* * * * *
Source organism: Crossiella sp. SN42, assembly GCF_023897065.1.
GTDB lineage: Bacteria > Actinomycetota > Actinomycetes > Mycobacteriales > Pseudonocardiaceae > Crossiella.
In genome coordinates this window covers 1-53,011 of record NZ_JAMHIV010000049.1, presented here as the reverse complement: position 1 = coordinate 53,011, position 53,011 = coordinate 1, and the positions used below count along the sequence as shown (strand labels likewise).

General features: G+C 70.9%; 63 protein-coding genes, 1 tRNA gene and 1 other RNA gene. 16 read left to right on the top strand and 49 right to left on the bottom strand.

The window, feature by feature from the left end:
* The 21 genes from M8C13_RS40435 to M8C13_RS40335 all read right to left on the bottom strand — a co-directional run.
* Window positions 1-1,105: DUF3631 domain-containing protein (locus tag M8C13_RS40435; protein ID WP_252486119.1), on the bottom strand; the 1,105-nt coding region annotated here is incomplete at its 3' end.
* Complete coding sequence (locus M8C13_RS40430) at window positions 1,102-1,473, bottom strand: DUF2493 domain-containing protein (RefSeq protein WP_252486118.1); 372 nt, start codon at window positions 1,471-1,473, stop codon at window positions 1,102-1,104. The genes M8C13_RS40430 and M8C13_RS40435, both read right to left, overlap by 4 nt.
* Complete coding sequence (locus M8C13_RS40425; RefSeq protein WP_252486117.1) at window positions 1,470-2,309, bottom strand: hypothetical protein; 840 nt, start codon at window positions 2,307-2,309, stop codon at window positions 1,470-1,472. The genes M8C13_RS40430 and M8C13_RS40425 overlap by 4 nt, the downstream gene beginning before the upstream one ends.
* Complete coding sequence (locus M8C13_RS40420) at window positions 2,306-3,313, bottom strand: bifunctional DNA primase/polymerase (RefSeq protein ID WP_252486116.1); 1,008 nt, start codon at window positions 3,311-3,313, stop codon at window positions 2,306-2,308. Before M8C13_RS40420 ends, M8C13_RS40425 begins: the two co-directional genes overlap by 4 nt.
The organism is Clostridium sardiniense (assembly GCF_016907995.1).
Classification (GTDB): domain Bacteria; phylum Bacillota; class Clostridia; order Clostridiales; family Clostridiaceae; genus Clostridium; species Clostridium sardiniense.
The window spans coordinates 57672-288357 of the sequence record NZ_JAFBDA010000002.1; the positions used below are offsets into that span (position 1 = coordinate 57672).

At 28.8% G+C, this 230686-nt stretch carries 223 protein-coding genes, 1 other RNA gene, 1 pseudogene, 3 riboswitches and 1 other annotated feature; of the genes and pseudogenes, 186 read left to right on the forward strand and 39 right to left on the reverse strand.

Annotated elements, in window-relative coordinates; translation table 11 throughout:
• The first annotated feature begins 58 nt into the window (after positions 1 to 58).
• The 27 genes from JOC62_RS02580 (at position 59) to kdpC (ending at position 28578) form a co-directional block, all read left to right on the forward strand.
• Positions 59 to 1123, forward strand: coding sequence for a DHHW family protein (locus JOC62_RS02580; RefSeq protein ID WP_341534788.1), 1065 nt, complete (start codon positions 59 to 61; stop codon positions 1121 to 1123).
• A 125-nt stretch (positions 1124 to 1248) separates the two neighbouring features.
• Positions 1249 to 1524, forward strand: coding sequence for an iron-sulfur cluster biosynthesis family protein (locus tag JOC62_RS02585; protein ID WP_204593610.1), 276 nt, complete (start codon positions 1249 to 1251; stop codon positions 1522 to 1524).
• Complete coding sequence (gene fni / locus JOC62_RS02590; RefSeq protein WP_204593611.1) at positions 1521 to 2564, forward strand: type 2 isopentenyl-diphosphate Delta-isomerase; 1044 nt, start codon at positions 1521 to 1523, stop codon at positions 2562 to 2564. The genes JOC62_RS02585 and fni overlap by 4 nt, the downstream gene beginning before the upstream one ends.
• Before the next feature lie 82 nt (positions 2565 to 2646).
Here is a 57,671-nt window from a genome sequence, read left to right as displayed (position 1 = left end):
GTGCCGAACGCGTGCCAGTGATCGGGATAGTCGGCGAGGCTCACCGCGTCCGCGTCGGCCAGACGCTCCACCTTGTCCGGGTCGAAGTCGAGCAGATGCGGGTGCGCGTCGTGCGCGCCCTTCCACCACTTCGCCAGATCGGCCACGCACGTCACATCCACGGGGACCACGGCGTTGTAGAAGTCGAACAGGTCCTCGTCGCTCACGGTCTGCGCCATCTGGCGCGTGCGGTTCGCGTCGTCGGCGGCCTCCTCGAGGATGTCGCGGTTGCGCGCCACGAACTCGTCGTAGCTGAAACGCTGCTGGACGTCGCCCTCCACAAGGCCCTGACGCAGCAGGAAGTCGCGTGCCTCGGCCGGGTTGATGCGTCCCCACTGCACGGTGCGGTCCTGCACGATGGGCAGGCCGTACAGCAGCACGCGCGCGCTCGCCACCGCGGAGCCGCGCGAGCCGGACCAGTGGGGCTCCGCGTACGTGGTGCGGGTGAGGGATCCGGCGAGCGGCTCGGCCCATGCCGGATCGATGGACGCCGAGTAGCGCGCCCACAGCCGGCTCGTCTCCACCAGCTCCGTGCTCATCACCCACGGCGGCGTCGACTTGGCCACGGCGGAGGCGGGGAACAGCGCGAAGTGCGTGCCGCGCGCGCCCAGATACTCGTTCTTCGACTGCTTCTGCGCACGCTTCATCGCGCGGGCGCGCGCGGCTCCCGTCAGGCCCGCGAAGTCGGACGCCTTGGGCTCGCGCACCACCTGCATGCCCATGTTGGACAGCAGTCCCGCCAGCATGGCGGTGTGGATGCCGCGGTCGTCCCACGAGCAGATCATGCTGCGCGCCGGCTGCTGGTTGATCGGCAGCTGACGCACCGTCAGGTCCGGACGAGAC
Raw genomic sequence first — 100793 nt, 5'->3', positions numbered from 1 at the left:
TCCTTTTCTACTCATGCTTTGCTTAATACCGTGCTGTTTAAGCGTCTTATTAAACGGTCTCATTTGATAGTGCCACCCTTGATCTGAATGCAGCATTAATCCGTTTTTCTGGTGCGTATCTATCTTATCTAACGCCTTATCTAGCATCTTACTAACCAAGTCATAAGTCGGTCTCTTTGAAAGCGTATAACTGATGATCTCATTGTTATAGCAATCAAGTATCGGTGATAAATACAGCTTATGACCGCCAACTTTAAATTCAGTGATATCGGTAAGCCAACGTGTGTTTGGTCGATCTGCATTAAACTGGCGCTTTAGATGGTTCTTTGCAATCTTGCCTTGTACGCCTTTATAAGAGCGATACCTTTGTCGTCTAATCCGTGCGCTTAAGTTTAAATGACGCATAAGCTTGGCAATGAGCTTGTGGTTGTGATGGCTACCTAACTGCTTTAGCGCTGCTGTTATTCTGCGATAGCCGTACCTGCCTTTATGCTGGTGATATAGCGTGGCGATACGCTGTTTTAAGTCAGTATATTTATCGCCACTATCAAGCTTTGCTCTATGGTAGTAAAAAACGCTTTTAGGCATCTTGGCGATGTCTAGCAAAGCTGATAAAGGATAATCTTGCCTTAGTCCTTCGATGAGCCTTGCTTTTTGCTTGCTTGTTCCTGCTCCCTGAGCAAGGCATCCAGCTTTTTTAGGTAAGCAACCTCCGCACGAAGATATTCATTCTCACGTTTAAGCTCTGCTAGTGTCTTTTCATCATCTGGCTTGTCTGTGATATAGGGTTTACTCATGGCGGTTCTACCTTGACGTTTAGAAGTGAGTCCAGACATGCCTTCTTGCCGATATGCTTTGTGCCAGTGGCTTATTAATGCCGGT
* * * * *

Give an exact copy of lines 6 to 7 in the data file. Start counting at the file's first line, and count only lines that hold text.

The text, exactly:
* The 21 genes from M8C13_RS40435 to M8C13_RS40335 all read right to left on the bottom strand — a co-directional run.
* Window positions 1-1,105: DUF3631 domain-containing protein (locus tag M8C13_RS40435; protein ID WP_252486119.1), on the bottom strand; the 1,105-nt coding region annotated here is incomplete at its 3' end.